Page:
transmyocardial revascularization


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Related to transmyocardial revascularization: Arterial revascularization

transmyocardial revascularization

Laser heart surgery Cardiovascular surgery A technique used for Pts with incapacitating heart disease, in which 15 to 30 1-mm in diameter holes are 'drilled' by laser into the myocardium, in an operation that takes 60–90 mins; indications for TMR are similar to those for repeat CABGs–ie, severe heart disease Pros No need for heart-lung machine; lower costs–CABG is $15,000 to $20,000, recuperation is shorter Mortality ±8% Outcome 1 yr post-surgery, 90% of Pts have improved to NYHA class 1 to 2 angina Cf CABG.

transmyocardial revascularization

Abbreviation: TMR
The use of a laser to bore tiny channels directly through the wall of the heart in an attempt to bring oxygen-rich blood from the left ventricular cavity to areas where the heart muscle is oxygen-deprived, or ischemic. TMR is an alternative to coronary bypass surgery or angioplasty, esp. in patients with complex plaques that would be difficult to reach with standard interventions or in patients who have already undergone many other procedures without effect.
Synonym: percutaneous myocardial revascularization
References in periodicals archive ?
Adjunctive transmyocardial revascularization: five-year follow-up of a prospective, randomized trial.
Transmyocardial revascularization utilizing a holmium: YAG laser.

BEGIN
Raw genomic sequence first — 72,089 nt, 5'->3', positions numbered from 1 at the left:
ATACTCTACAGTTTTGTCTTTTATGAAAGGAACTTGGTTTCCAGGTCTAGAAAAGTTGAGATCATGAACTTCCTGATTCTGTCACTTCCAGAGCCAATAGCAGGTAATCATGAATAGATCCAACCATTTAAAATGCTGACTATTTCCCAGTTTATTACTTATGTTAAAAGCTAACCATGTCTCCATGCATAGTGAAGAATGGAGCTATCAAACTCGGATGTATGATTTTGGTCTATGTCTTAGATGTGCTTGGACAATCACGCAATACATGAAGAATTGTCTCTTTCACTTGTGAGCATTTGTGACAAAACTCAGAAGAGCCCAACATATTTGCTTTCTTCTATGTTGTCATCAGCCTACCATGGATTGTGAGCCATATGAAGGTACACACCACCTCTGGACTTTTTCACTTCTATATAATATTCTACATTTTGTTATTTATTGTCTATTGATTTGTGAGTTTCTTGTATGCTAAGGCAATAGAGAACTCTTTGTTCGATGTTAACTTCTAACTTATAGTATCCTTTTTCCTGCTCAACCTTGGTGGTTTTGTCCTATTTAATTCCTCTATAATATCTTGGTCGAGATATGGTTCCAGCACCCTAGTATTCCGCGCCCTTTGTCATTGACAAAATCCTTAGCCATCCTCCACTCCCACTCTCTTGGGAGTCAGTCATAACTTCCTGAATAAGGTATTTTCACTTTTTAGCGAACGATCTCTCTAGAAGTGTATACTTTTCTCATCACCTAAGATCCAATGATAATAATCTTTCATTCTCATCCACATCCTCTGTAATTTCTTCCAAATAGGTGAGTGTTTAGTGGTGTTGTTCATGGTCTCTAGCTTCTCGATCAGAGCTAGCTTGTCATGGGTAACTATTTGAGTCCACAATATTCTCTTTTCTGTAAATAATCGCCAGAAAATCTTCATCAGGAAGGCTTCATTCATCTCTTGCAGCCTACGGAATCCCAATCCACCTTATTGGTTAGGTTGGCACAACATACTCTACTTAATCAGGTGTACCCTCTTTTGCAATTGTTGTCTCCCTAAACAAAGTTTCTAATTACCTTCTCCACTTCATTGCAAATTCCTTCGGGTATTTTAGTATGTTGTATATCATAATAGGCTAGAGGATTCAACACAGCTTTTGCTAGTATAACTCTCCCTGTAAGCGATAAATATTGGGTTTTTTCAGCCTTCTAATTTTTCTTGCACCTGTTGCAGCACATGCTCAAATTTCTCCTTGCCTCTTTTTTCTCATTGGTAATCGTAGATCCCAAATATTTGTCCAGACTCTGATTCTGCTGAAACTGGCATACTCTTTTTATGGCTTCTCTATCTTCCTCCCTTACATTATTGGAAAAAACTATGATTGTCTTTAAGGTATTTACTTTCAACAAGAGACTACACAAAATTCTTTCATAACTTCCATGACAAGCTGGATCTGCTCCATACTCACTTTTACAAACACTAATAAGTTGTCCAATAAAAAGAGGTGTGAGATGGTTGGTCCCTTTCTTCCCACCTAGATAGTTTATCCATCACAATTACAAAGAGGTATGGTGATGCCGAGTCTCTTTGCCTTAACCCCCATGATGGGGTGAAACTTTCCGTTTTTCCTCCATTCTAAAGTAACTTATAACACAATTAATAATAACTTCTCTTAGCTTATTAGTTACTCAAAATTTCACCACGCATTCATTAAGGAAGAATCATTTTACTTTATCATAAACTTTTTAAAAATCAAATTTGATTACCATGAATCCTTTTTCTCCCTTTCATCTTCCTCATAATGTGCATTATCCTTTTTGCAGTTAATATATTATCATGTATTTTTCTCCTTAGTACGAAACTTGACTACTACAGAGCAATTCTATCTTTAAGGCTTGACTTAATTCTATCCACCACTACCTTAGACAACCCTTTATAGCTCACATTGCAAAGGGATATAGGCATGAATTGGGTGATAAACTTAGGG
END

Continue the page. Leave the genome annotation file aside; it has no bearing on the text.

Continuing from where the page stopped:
The first group is stable patients with refractory, severe angina who are not amenable to conventional revascularization and who can be treated solely with transmyocardial revascularization or maximal medical therapy.
CardioGenesis develops, manufactures and markets proprietary systems including disposable products, to perform intraoperative transmyocardial revascular-ization, catheter-based percutaneous myocardial revascularization, and thoracoscopic transmyocardial revascularization to treat patients afflicted with debilitating angina.
Once that happens, this relatively easily learned catheter-based procedure will quickly render obsolete the surgical version, which is known as transmyocardial revascularization (TMR), according to Dr.
Mortality did not differ between the two groups in the multicenter study, which involved 132 patients randomly assigned to undergo transmyocardial revascularization along with medical therapy and 97 randomly assigned to receive medical therapy alone.
The magnitude of clinical benefit obtained with the investigational catheter- based laser revascularization method appears to be the same as that achieved with transmyocardial revascularization (TMR), the open-chest version of the procedure approved by the Food and Drug Administration.